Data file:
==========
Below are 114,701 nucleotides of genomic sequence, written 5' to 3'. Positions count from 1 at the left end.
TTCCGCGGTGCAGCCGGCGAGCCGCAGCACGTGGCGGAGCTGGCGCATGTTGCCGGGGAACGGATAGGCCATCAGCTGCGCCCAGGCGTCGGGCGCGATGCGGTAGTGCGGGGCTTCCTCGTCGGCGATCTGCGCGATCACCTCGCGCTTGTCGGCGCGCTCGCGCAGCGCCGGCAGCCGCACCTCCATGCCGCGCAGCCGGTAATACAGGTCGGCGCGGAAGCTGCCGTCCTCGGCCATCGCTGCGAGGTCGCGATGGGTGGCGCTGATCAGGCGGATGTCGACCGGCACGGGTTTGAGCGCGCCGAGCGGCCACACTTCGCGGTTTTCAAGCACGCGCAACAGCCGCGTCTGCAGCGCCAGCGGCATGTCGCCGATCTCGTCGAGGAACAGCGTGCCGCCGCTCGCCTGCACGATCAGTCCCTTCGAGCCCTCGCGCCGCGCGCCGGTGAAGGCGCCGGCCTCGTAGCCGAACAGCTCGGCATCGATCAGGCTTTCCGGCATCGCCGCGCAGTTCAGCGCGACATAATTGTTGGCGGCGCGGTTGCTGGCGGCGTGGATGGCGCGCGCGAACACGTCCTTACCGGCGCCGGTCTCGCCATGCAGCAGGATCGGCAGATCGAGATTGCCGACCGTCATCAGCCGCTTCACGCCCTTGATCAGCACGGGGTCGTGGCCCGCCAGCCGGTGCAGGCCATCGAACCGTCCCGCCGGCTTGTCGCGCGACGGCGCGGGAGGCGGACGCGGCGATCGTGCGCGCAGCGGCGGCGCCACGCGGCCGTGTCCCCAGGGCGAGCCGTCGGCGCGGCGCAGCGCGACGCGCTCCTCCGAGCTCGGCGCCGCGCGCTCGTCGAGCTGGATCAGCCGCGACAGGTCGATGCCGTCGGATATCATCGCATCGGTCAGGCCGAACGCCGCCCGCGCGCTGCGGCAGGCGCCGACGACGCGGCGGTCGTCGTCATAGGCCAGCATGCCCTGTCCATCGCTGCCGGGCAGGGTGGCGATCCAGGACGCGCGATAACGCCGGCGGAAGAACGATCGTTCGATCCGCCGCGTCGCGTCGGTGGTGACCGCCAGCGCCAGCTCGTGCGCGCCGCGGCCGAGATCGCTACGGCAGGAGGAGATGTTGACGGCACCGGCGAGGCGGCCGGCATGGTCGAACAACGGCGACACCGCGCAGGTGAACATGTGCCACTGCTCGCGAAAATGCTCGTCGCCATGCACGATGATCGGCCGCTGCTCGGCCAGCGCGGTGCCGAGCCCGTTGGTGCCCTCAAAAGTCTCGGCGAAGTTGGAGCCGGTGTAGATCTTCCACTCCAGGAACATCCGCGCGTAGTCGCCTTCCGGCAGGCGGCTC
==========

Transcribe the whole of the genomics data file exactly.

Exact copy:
Below are 114,701 nucleotides of genomic sequence, written 5' to 3'. Positions count from 1 at the left end.
TTCCGCGGTGCAGCCGGCGAGCCGCAGCACGTGGCGGAGCTGGCGCATGTTGCCGGGGAACGGATAGGCCATCAGCTGCGCCCAGGCGTCGGGCGCGATGCGGTAGTGCGGGGCTTCCTCGTCGGCGATCTGCGCGATCACCTCGCGCTTGTCGGCGCGCTCGCGCAGCGCCGGCAGCCGCACCTCCATGCCGCGCAGCCGGTAATACAGGTCGGCGCGGAAGCTGCCGTCCTCGGCCATCGCTGCGAGGTCGCGATGGGTGGCGCTGATCAGGCGGATGTCGACCGGCACGGGTTTGAGCGCGCCGAGCGGCCACACTTCGCGGTTTTCAAGCACGCGCAACAGCCGCGTCTGCAGCGCCAGCGGCATGTCGCCGATCTCGTCGAGGAACAGCGTGCCGCCGCTCGCCTGCACGATCAGTCCCTTCGAGCCCTCGCGCCGCGCGCCGGTGAAGGCGCCGGCCTCGTAGCCGAACAGCTCGGCATCGATCAGGCTTTCCGGCATCGCCGCGCAGTTCAGCGCGACATAATTGTTGGCGGCGCGGTTGCTGGCGGCGTGGATGGCGCGCGCGAACACGTCCTTACCGGCGCCGGTCTCGCCATGCAGCAGGATCGGCAGATCGAGATTGCCGACCGTCATCAGCCGCTTCACGCCCTTGATCAGCACGGGGTCGTGGCCCGCCAGCCGGTGCAGGCCATCGAACCGTCCCGCCGGCTTGTCGCGCGACGGCGCGGGAGGCGGACGCGGCGATCGTGCGCGCAGCGGCGGCGCCACGCGGCCGTGTCCCCAGGGCGAGCCGTCGGCGCGGCGCAGCGCGACGCGCTCCTCCGAGCTCGGCGCCGCGCGCTCGTCGAGCTGGATCAGCCGCGACAGGTCGATGCCGTCGGATATCATCGCATCGGTCAGGCCGAACGCCGCCCGCGCGCTGCGGCAGGCGCCGACGACGCGGCGGTCGTCGTCATAGGCCAGCATGCCCTGTCCATCGCTGCCGGGCAGGGTGGCGATCCAGGACGCGCGATAACGCCGGCGGAAGAACGATCGTTCGATCCGCCGCGTCGCGTCGGTGGTGACCGCCAGCGCCAGCTCGTGCGCGCCGCGGCCGAGATCGCTACGGCAGGAGGAGATGTTGACGGCACCGGCGAGGCGGCCGGCATGGTCGAACAACGGCGACACCGCGCAGGTGAACATGTGCCACTGCTCGCGAAAATGCTCGTCGCCATGCACGATGATCGGCCGCTGCTCGGCCAGCGCGGTGCCGAGCCCGTTGGTGCCCTCAAAAGTCTCGGCGAAGTTGGAGCCGGTGTAGATCTTCCACTCCAGGAACATCCGCGCGTAGTCGCCTTCCGGCAGGCGGCTC